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Thursday, September 12, 2013

SUNSET EXPRESS (Elvis Cole #6) (Audiobook) by Robert Crais



Book originally published in 1996.
Audiobook published in 2004
Read by William Roberts

Lots of the reviews here give this one 3 or 4 stars. Perhaps it was the format, perhaps it was the end of the school year rush for me and the welcome respite this book provided. Perhaps I just liked it better. Nevertheless, it was a good story, despite the fact that problems with Elvis and Joe's case are telegraphed from miles away.

Robert Crais
In Sunset Express a celebrity restaurateur's wife is killed and her body is dumped in a ravine near their very swanky neighborhood. The police detectives stop by the home of this restaurateur to inform him of his wife's demise and they find a bloody hammer in the bushes by the front door of their mansion. But, there is a problem: the detective (Angela Rossi) that found the weapon has been accused of planting evidence in the past and the defense lawyers seize on that fact. Elvis Cole is hired to look into the accusations against Rossi and see if they have any merit. But, as he investigates he finds more and more leads and soon enough he and his partner Joe Pike are up to their necks in trouble with Cole making smart-aleck comments all the way.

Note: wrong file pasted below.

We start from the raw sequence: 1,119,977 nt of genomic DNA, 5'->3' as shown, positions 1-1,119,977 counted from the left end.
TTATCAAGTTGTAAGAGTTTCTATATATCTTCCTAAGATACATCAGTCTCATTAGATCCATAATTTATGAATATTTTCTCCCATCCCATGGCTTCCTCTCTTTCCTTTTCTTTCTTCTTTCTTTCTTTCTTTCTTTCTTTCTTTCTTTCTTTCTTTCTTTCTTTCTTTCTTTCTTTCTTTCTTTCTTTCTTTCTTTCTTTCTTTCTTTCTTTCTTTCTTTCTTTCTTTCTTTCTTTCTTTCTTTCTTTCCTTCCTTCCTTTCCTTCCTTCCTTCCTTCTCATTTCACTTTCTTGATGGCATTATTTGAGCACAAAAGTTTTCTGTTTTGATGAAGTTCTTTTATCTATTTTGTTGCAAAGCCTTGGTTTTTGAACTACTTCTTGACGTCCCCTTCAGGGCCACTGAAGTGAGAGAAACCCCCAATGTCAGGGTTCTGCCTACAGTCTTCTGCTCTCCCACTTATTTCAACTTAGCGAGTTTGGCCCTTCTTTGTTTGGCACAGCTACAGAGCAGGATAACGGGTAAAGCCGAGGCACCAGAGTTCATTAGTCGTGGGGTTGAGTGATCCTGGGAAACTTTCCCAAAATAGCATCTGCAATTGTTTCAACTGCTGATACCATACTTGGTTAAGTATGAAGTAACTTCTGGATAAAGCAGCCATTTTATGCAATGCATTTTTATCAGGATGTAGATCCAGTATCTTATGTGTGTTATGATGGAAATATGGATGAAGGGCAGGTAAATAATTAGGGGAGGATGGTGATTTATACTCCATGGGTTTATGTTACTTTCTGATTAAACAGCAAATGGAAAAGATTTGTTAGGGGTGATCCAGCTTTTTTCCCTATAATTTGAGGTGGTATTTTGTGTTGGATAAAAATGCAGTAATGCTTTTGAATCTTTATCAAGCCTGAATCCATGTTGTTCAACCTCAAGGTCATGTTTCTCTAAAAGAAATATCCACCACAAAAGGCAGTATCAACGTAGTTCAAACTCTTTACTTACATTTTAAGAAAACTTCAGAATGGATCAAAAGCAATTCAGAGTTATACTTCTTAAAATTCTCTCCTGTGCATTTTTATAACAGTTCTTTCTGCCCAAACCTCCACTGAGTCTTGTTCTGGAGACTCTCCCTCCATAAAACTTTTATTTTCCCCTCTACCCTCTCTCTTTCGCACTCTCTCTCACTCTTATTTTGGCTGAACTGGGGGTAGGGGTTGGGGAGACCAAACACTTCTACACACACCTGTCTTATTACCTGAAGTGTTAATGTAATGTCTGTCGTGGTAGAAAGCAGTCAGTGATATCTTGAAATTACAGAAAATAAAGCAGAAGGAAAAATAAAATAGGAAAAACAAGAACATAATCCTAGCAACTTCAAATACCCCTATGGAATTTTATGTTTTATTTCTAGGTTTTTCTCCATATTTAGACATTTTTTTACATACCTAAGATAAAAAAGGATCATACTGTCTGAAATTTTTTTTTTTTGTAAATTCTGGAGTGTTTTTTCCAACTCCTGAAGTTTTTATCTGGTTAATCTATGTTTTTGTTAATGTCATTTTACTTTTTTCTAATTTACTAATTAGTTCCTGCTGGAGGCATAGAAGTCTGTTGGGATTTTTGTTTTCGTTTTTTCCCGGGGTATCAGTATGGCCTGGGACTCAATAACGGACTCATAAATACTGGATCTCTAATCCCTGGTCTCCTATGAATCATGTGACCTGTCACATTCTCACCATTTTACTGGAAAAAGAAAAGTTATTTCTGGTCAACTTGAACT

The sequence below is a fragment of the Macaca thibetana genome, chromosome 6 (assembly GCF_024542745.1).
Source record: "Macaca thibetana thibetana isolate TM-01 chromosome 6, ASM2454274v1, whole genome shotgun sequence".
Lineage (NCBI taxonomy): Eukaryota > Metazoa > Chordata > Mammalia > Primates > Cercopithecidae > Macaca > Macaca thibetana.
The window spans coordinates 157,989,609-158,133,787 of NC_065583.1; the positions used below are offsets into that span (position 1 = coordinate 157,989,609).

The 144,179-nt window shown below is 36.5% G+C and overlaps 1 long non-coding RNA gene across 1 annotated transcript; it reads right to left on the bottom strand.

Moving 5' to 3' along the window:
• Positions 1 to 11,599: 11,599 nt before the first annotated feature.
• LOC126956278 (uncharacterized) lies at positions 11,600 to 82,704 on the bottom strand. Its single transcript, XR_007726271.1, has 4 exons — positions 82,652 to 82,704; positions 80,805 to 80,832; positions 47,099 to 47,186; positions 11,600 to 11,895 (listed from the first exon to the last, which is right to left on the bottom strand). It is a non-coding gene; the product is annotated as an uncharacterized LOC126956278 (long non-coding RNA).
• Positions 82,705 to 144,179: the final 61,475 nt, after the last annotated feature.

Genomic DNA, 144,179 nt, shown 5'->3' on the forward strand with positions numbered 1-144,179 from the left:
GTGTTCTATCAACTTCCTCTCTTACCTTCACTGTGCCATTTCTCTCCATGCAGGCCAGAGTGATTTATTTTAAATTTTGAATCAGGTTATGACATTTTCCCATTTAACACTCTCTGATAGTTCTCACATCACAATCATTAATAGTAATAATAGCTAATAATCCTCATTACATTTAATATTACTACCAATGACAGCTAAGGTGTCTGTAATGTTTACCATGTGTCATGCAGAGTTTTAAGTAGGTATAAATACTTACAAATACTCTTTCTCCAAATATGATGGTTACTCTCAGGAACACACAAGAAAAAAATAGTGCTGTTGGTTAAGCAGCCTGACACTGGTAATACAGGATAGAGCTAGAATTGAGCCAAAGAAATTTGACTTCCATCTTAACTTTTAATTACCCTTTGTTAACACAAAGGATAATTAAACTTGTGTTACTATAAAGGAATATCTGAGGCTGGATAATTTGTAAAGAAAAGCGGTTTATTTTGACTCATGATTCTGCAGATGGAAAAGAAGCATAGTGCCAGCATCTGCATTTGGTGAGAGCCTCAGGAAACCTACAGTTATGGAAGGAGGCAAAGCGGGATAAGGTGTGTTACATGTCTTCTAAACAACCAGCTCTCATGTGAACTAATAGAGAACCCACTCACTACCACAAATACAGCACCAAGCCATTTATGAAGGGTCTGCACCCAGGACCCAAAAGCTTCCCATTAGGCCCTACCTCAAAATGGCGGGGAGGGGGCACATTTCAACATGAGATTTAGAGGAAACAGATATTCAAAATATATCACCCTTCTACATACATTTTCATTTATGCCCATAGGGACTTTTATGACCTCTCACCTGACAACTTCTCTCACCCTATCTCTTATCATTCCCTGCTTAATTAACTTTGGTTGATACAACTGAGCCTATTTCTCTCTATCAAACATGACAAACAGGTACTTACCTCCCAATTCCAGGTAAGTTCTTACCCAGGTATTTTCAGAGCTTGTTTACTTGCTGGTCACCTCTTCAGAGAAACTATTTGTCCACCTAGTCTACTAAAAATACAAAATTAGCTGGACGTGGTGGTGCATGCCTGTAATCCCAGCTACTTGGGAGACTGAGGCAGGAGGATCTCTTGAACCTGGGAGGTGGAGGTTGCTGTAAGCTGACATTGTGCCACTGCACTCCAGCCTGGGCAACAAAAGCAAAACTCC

My 2004 audio version was read by William Roberts, a solid narrator who has done multiple tours as a reader for Robert B. Parker's Spenser novels and a narrator who understands how to deliver a wisecrack well. So, the listener is naturally drawn to make comparisons between Elvis Cole/Joe Pike/Lucy and Spenser/Hawk/Susan. Readers familiar with them both can see the analogies already. "Sunset Express" is probably the most Spenser-like of the Cole novels I've read or listened to so far, and that is fine by me - I like the action, I like the wisecracks and I like the process of how they do their investigation. Lots of relationship discussion (for Cole anyway, a little less than average for Spenser).

Crais goes out of his way in Sunset Express to give a little local L.A. flavor, including a street person who has a discussion with Cole about timing and how events unfold (since Cole has rousted him out of his perch under the local public pay phone). The homeless guy ends his conversation with the comment: "To possess great wisdom obliges one to share it. Enjoy."

I give this one 5 stars out of 5.
Reviewed on May 18, 2007.

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